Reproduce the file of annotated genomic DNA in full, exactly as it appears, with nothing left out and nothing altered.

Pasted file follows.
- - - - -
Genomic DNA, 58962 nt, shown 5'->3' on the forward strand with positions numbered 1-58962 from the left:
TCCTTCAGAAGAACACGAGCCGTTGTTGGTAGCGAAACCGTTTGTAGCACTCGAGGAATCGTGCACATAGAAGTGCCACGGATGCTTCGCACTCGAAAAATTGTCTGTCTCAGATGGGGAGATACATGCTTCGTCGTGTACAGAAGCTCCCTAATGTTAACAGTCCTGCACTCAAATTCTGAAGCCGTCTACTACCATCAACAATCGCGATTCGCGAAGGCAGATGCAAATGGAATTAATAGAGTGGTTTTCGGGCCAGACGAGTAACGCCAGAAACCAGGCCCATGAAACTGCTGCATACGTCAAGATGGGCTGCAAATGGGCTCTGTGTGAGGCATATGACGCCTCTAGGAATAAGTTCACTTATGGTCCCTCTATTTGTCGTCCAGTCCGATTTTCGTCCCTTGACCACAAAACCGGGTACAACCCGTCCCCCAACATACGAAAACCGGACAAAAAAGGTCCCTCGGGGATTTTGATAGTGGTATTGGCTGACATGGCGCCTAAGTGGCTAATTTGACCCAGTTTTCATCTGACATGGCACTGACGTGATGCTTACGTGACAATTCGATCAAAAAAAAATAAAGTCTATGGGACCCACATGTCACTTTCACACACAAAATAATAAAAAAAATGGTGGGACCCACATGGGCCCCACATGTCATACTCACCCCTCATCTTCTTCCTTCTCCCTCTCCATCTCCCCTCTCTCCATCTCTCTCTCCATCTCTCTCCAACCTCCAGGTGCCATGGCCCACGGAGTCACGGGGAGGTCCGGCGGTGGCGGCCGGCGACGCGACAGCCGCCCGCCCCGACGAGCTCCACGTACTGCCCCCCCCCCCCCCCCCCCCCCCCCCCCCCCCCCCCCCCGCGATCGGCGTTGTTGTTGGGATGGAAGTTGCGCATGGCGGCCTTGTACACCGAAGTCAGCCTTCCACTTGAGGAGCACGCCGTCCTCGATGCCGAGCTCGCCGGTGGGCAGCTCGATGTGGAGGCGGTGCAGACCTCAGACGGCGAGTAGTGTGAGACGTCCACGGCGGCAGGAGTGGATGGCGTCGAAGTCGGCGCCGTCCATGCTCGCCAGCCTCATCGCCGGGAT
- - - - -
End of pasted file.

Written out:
Genomic DNA, 58962 nt, shown 5'->3' on the forward strand with positions numbered 1-58962 from the left:
TCCTTCAGAAGAACACGAGCCGTTGTTGGTAGCGAAACCGTTTGTAGCACTCGAGGAATCGTGCACATAGAAGTGCCACGGATGCTTCGCACTCGAAAAATTGTCTGTCTCAGATGGGGAGATACATGCTTCGTCGTGTACAGAAGCTCCCTAATGTTAACAGTCCTGCACTCAAATTCTGAAGCCGTCTACTACCATCAACAATCGCGATTCGCGAAGGCAGATGCAAATGGAATTAATAGAGTGGTTTTCGGGCCAGACGAGTAACGCCAGAAACCAGGCCCATGAAACTGCTGCATACGTCAAGATGGGCTGCAAATGGGCTCTGTGTGAGGCATATGACGCCTCTAGGAATAAGTTCACTTATGGTCCCTCTATTTGTCGTCCAGTCCGATTTTCGTCCCTTGACCACAAAACCGGGTACAACCCGTCCCCCAACATACGAAAACCGGACAAAAAAGGTCCCTCGGGGATTTTGATAGTGGTATTGGCTGACATGGCGCCTAAGTGGCTAATTTGACCCAGTTTTCATCTGACATGGCACTGACGTGATGCTTACGTGACAATTCGATCAAAAAAAAATAAAGTCTATGGGACCCACATGTCACTTTCACACACAAAATAATAAAAAAAATGGTGGGACCCACATGGGCCCCACATGTCATACTCACCCCTCATCTTCTTCCTTCTCCCTCTCCATCTCCCCTCTCTCCATCTCTCTCTCCATCTCTCTCCAACCTCCAGGTGCCATGGCCCACGGAGTCACGGGGAGGTCCGGCGGTGGCGGCCGGCGACGCGACAGCCGCCCGCCCCGACGAGCTCCACGTACTGCCCCCCCCCCCCCCCCCCCCCCCCCCCCCCCCCCCCCCCGCGATCGGCGTTGTTGTTGGGATGGAAGTTGCGCATGGCGGCCTTGTACACCGAAGTCAGCCTTCCACTTGAGGAGCACGCCGTCCTCGATGCCGAGCTCGCCGGTGGGCAGCTCGATGTGGAGGCGGTGCAGACCTCAGACGGCGAGTAGTGTGAGACGTCCACGGCGGCAGGAGTGGATGGCGTCGAAGTCGGCGCCGTCCATGCTCGCCAGCCTCATCGCCGGGAT